Ohotaq Mikkigak was born in 1936 and lived until his death in 2014 in Cape Dorset with his wife, Haunak (Qaunak), a well-known carver and traditional throat-singer.
Mikkigak began drawing in the early years of the print program in Cape Dorset, and his first print Eskimo Fox Trapper was released in 1961. As the community grew, he stepped away from creating art, working instead for various community agencies as a full-time salaried employee. After his retirement from his job as a caretaker of the Peter Pitseolak School in Cape Dorset, he responded to the calling of art-making and began working at the Kinngait Studios with young, upcoming artists. He created drawings on a wide range of themes and subjects, such as fish, birds, landscapes, seascapes, life scenes, including autobiographical.
Starting in 1999 until his death, Mikkigak’s prints and drawings appeared in every Cape Dorset Studio annual collection. Among his other works, we are pleased to offer three of the prints featured in Cape Dorset Studio’s 40th anniversary collection, released in 1999.
Mikkigak’s other notable works include three lithographs created using the chine-collé technique of print-making. The traditional technique uses delicate paper, such as Japanese paper or linen, cut to the size of the printing plate and pressed against a heavier backing sheet. The two layers are then run together through a printing press on an inked plate, resulting in a delicate, finely textured backdrop to the image. One of such lithographs, Three Ravens, was featured on the cover of 2001 West Baffin Eskimo Co-operative catalogue.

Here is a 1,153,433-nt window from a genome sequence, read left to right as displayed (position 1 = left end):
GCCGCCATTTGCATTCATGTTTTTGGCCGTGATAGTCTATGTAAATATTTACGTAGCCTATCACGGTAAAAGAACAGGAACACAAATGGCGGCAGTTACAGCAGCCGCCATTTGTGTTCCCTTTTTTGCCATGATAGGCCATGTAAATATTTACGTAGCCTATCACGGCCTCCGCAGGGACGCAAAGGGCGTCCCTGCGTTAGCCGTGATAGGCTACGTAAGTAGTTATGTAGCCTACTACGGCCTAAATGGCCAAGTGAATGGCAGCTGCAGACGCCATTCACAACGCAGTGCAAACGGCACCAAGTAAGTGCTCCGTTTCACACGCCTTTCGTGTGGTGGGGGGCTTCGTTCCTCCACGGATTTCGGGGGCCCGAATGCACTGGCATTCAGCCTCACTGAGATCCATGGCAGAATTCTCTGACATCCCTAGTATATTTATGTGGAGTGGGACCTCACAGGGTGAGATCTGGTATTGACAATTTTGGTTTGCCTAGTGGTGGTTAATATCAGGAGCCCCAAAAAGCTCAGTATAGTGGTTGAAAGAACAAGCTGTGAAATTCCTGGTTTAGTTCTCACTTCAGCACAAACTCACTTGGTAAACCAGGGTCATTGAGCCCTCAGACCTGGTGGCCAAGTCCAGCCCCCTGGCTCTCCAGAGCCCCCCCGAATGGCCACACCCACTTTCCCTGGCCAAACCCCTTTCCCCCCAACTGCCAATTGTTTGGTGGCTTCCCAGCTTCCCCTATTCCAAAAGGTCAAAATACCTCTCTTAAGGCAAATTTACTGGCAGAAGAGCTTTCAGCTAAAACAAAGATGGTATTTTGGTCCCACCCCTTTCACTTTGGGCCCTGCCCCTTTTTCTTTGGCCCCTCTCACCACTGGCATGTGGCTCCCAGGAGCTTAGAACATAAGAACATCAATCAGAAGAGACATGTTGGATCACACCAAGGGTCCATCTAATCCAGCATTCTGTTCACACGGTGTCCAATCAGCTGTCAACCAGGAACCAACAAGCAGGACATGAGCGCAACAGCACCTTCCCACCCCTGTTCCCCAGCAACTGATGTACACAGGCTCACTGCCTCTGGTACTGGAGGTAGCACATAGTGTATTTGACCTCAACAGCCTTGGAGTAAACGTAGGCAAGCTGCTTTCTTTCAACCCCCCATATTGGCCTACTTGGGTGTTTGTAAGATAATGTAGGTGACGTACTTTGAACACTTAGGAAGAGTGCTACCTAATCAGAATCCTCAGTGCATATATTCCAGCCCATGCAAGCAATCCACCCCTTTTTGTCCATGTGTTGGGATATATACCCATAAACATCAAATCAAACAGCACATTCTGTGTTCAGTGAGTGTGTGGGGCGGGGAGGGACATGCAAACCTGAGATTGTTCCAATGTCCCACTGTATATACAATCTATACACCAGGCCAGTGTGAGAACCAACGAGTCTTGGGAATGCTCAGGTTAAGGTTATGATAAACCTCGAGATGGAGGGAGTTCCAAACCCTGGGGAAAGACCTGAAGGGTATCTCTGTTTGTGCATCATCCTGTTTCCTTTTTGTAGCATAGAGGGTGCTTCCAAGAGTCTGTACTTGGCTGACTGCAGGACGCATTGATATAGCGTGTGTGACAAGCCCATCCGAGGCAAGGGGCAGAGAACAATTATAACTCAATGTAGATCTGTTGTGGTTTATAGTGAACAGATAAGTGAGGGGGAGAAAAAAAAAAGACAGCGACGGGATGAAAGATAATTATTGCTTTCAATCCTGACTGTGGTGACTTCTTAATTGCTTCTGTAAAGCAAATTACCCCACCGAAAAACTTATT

Ohotaq Mikkigak had a number of well-received group and solo exhibitions. His first solo exhibition of prints and drawings took place in 2010 at Feheley Fine Arts. In November 2012, he had an encore solo exhibition at Feheley Fine Arts called Ohotaq Mikkigak: Imagined Landscapes. In the early fall of 2012, a number of his small- and large-scale drawings were exhibited alongside works of prominent Canadian abstract painter Jack Bush at the Justina M. Barnicke Gallery at the University of Toronto. The highly acclaimed exhibit was called Blue Cloud – a third in a trilogy of exhibitions conceived by Nancy Campbell, Toronto-based curator.
Mikkigak’s works were chosen to be featured alongside those of Jack Bush because of their bold, vivid colours and abstract-like quality. As an artist who has never been taught abstract technique, Mikkigak used his innate capacity to see the world in the abstracted form. The remarkable quality drew parallels with modernist abstractionist works and garnered praise.
His works are also unique because his depictions of the Arctic do not focus on the barren landscapes but rather the aliveness of the world he saw around him, including landscapes, seascapes and human-made structures. He drew from looking at his world directly, from his memories and from the memories of the stories told by his grandmother. He left us a unique glimpse into the rich world of the Inuit people of the Canadian Arctic.